Covid-19: E-commerce firms in a fix over definition of essential goods

While delivery of essential items by e-commerce businesses has been exempt from the 21-day coronavirus-induced lockout (COVID-19) called by the Prime Minister on Tuesday, online retailers are struggling with the distinction between products essential and non-essential.

This faced challenges on Wednesday, with many forced warehouse closings and restrictions on deliveries, leading to a temporary halt in operations.

Paytm Mall told Business Standard that it was unclear whether clothing or household items were considered essential. Srinivas Mothey, senior vice president of Paytm Mall, said they had prioritized items like masks, disinfectants, Ayurvedic supplements, immunity boosters, electronics, and household items. “It is unclear whether clothing or household items are considered essential items. Many professionals work from home and need electronics for their productivity. Is this essential? “

Amazon has disabled shipments for lower priority products and is using logistics capacity to deliver essentials such as staples, packaged food, healthcare, hygiene, and personal safety products.

Grofers has selected essential products based on consumer demand. “We prioritize essential high-demand products such as atta, dal, canned food, ready-to-cook food, spices,” said Albinder Dhindsa, CEO and co-founder of Grofers. The company recorded an 80% increase in orders compared to last week.

Meanwhile, a multinational retail giant is reaching out to state governments to sort essential and non-essential items in its stores. “We separate essential and non-essential products upon our request to meet our members. However, our team is speaking with state governments to get a specific definition of essentials, ”said an official.

Guidelines issued by the Interior Ministry on Tuesday after the announcement of the foreclosure exempted e-commerce deliveries of essential items “including food, pharmaceuticals and medical equipment”.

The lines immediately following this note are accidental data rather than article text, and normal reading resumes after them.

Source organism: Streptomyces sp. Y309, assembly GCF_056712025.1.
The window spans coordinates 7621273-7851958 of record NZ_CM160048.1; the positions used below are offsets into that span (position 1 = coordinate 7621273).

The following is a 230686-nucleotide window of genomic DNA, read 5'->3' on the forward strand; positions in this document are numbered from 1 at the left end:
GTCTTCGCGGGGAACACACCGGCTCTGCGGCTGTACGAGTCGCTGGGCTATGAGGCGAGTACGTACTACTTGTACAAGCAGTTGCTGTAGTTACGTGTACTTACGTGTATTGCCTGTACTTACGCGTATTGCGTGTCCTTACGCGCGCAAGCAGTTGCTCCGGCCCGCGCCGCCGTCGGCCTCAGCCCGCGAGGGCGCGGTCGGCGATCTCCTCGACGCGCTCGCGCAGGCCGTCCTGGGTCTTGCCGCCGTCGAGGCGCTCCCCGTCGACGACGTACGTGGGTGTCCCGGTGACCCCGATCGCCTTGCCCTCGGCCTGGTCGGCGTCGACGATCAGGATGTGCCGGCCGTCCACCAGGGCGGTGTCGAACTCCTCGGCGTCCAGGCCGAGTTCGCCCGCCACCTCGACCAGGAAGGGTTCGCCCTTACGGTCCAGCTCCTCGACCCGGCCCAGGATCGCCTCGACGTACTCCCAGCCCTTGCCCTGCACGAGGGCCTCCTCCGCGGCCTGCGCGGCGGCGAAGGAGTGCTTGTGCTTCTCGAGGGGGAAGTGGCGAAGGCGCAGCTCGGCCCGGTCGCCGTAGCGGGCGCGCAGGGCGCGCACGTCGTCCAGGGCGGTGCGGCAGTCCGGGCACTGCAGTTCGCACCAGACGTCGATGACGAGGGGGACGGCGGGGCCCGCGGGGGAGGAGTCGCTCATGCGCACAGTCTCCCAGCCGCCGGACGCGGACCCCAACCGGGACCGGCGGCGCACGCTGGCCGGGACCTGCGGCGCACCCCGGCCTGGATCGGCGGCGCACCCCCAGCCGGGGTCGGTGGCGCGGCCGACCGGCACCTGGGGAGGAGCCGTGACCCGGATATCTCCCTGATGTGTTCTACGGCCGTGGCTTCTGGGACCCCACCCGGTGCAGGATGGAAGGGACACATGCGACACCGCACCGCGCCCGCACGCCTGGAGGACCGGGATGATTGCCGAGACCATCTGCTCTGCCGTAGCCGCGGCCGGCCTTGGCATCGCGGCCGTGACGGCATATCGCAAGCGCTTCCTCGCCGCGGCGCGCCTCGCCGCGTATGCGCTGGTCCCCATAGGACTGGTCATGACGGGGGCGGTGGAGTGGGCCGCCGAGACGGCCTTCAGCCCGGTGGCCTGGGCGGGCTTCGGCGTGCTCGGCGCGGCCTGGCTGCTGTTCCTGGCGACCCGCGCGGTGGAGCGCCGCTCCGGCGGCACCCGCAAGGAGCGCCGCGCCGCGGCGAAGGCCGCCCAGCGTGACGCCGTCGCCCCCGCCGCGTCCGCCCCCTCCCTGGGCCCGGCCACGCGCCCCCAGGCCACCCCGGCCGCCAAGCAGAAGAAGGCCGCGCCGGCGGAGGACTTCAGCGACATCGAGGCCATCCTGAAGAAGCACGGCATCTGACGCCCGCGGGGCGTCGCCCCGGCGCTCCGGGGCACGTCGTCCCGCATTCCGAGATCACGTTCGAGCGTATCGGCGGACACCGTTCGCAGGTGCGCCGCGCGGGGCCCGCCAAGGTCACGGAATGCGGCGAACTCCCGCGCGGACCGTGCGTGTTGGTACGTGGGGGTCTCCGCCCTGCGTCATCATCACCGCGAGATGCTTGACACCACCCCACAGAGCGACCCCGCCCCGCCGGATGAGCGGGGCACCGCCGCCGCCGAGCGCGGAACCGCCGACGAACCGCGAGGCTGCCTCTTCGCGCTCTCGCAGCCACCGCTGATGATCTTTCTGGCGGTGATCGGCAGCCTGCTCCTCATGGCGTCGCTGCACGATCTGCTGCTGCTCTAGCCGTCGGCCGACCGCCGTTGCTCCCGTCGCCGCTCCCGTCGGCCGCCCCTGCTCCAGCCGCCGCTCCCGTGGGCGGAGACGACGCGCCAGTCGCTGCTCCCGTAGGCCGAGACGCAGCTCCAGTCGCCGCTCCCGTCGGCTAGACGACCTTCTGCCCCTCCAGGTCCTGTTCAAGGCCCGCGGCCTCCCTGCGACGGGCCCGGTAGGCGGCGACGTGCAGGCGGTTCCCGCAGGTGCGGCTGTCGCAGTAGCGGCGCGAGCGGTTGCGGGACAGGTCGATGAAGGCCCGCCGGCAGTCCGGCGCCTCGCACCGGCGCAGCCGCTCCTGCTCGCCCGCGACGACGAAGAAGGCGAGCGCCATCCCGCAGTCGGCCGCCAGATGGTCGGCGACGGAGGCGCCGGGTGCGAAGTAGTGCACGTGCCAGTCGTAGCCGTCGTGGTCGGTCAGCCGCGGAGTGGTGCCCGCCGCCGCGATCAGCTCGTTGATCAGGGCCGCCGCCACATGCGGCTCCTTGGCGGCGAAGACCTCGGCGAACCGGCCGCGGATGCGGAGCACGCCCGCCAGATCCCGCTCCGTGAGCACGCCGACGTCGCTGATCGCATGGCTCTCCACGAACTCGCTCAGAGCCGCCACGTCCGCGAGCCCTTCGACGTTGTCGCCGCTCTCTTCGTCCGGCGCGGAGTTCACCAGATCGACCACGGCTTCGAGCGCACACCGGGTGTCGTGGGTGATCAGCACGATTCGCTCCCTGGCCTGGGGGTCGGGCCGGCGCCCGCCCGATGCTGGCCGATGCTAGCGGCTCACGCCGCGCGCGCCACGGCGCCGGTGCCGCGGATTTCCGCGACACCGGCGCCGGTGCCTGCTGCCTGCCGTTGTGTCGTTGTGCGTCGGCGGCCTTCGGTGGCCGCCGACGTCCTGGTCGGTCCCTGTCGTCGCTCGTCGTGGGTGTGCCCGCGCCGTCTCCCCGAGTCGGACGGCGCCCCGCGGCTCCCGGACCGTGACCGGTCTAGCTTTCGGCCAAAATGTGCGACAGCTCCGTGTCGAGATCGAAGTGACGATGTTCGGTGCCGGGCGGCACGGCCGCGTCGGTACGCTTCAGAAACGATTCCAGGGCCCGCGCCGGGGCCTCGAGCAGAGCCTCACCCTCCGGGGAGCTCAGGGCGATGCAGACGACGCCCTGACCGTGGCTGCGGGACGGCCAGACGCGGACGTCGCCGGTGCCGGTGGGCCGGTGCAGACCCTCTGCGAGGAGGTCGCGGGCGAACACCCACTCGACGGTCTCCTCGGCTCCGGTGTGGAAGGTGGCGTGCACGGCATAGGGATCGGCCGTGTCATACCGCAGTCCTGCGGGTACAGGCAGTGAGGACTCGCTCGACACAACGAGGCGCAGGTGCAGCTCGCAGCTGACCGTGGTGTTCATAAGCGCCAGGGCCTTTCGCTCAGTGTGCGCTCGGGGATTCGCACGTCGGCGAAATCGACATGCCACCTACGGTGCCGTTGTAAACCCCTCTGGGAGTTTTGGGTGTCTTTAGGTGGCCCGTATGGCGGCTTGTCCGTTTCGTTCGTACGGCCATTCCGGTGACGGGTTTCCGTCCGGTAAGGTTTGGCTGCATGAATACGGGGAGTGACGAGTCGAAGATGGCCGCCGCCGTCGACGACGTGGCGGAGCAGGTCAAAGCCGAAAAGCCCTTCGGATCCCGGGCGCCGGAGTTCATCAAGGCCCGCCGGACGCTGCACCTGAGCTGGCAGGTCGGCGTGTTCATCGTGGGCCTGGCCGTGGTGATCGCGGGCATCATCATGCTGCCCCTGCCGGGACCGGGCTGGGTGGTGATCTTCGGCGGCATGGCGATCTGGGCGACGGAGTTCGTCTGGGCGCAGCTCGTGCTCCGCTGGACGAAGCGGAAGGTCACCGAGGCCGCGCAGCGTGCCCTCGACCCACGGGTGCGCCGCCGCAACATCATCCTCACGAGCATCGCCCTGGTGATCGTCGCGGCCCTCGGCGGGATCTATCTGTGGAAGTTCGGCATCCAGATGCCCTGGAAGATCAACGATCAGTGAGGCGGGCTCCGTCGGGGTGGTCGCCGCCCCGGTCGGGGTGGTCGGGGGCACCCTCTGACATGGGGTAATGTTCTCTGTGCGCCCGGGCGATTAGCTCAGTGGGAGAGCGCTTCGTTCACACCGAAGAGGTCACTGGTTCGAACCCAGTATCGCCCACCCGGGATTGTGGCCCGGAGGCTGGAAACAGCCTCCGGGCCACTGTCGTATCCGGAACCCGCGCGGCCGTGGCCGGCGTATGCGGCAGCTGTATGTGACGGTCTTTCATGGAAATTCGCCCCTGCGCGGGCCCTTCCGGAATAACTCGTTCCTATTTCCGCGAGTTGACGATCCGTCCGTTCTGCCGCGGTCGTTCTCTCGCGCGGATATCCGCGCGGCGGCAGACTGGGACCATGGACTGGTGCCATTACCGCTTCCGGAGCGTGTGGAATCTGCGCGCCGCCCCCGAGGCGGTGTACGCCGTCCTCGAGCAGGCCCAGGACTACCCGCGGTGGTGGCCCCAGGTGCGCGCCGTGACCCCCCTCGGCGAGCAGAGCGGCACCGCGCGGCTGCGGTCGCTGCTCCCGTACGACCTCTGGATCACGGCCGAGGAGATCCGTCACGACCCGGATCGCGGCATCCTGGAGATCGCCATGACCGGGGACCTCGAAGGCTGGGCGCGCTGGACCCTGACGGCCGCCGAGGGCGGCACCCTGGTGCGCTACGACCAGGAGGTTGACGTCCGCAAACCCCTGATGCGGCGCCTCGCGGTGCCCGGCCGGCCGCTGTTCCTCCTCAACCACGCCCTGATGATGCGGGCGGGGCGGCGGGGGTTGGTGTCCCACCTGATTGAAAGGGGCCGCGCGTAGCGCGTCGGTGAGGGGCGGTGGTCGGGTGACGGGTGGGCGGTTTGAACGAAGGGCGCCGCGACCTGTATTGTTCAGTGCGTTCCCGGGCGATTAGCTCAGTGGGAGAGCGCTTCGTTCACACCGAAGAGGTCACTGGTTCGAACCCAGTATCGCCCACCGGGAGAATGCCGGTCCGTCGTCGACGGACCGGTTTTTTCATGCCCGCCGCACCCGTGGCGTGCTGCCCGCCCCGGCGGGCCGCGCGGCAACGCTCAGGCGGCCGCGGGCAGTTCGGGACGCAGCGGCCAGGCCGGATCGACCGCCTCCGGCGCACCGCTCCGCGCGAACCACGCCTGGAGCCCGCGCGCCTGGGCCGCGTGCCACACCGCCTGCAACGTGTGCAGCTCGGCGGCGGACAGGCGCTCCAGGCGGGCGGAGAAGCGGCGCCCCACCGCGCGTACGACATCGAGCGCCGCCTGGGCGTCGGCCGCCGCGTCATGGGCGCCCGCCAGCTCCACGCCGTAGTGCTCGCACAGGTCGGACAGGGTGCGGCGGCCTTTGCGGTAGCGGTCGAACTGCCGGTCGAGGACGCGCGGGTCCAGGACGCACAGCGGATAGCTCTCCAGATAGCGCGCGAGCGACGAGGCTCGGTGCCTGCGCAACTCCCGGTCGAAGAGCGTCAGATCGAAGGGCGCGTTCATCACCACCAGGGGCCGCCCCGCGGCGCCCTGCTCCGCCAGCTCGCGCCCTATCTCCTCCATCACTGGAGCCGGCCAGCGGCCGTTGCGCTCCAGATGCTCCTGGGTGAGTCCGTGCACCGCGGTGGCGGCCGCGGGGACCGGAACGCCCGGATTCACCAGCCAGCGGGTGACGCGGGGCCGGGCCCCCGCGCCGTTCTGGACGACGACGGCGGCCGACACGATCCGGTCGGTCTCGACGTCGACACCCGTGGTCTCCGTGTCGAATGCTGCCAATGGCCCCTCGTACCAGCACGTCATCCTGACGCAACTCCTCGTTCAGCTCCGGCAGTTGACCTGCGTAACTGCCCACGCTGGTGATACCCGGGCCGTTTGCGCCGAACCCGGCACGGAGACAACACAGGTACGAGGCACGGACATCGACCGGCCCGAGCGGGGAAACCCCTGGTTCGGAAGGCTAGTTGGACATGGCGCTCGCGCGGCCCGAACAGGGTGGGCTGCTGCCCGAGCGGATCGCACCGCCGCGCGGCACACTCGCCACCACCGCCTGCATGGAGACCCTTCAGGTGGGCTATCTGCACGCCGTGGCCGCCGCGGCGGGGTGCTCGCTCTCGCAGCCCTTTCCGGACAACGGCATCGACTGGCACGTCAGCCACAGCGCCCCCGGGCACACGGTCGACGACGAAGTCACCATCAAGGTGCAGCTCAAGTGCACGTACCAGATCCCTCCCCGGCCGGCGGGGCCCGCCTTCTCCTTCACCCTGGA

The lack of clarity on the definition led to a rupture on Wednesday, which was resolved with the intervention of the central authorities. Grofers’ warehouse in Faridabad was closed on Wednesday by local law enforcement, which was reopened after intervention by NITI Aayog CEO Amitabh Kant.

Bigbasket sent a message to customers stating that deliveries could not be processed due to restrictions imposed by local authorities on the movement of goods.

Eventually, state governments contacted warehouses and stores to assist in the home delivery of the groceries. “Before the foreclosure was announced, the authorities were forcing the closure of warehouses and stores, but things have changed now. The authorities are trying to work with us to make home deliveries of essential items, ”said a senior manager of a large retail chain.

E-commerce players have also developed flexible policies that allow sellers to meet demand.

Paytm Mall, for example, eliminated late processing fees, increased service level agreements and gave flexibility to process orders in 10 days. “We are also helping them move products to our partner messaging distribution centers, which will help small traders,” said Mothey.

Grofers said it was in constant contact with manufacturing partners and the supply chain to ensure they were aligned and to make prompt arrangements in the event of momentary shortfalls. “We also keep a constant check on how things are progressing and we have implemented a basic allocation request plan to act more quickly for our clients.”

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